Cubs' rotation features quality, depth
If the Cubs indeed "won" the off-season, it happened late on a December night.
Word began filtering out from the baseball winter meetings that the Cubs had signed left-handed pitcher Jon Lester, the top prize of the free-agent market.
The price wasn't cheap: six years and $155 million. But it showed the Cubs were ready to compete in the National League Central and spend money to do so.
The Cubs also brought back Jason Hammel, who pitched well last year before being traded to Oakland in July.
As pitchers and catchers get set to report for spring training this week, the Cubs look to have one of the deepest and most formidable starting rotations in the NL. Here are some issues facing the starting five:
What is the Lester effect?
Signing Lester gives the Cubs a bona fide ace. Between his stays with Boston and Oakland last year, he was 16-11 with a 2.46 ERA and a WHIP of 1.10. Perhaps equally important, Lester's presence allows the Cubs to move the other starters down a slot into roles better suited for them.
That's not to say Jake Arrieta, now the No. 2 starter, didn't pitch like an ace last year. He did. Arrieta, who missed the first month of 2014 with shoulder problem, had no-hit stuff on several occasions when he came back.
He went 10-5 with a 2.53 ERA and a microscopic WHIP of 0.99. The 156⅔ innings he logged last year were by far a career high, and if he stays healthy the Cubs will be looking for 200 innings this year.
Hammel righted himself at the end of the season after a rough start in Oakland, where his home run rate spiked. He's a nice No. 3, allowing heady youngster Kyle Hendricks to build on his impressive 2014 from the fourth slot.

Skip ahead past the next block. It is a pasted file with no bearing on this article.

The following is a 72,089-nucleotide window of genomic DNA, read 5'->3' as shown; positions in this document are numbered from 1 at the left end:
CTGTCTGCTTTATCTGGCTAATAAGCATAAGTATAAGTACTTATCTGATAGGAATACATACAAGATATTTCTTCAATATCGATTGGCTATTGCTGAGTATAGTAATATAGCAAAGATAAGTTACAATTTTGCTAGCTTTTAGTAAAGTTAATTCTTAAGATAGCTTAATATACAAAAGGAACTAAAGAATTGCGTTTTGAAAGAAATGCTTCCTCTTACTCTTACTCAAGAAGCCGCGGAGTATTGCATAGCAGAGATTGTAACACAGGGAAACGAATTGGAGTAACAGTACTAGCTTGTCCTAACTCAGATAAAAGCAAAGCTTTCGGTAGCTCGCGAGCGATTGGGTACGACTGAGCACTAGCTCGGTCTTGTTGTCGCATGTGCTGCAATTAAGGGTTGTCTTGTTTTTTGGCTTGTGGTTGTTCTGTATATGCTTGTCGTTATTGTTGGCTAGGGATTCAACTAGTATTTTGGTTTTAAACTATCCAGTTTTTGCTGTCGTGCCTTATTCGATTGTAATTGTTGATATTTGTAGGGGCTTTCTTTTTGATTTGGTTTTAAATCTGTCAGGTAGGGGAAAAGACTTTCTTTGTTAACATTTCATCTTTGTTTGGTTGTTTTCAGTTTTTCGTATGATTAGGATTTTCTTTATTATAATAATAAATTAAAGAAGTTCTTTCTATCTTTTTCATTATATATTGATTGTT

Who's No. 5?
If there's one place the Cubs have real competition, it's for the No. 5 spot.
Left-hander Travis Wood was an all-star in 2013, but he went 8-13 with a 5.03 ERA last year. His WHIP rose from 1.14 to a feverish 1.53.
If the Cubs don't package Wood in a deal, he should be the front-runner for the fifth spot ahead of Edwin Jackson, Jacob Turner, Felix Doubront and Tsuyoshi Wada.
What to do with Jackson?
In two years with the Cubs, Jackson has gone 14-33 with a 5.58 ERA and a WHIP of 1.54. And he has two seasons and $26 million left on his four-year, $52 million deal.
The only positive from the Jackson experience is he's a good teammate who takes responsibility for his failures. The Cubs banished him to the bullpen at the end of last season after he went on the disabled list with a lat strain.
At this point, the Cubs can hope he finds some semblance of his old form so he can spot-start or work in long relief. At worst, they can trade him and eat most of his contract or release him.
Who else will compete?
The Cubs added to their inventory last year by trading for Turner and Doubront and signing veteran Japanese lefty Wada, who led this trio by making 13 starts for the Cubs, going 4-4 with a 3.25 ERA.
Each is capable of pushing for the fifth-starter spot.
Most of the Cubs' starting depth in the organization is at the lower levels of the minor leagues. They got glimpses of right-hander Dallas Beeler and lefty Eric Jokisch (a Northwestern product) with the big club last season. Both look ticketed for the opening-day at Class AAA Iowa.
Right-hander C.J. Edwards, whose thin body barely casts a shadow, missed much of last year with a shoulder ailment. The Cubs still like his future.
The Cubs went heavily on pitchers after the first round of the draft the last three years. Right-handers Pierce Johnson and Duane Underwood, both of whom saw time with the Kane County Cougars last season, are part of this group, with the 24-year-old Johnson being more advanced at this point than the 20-year-old Underwood.
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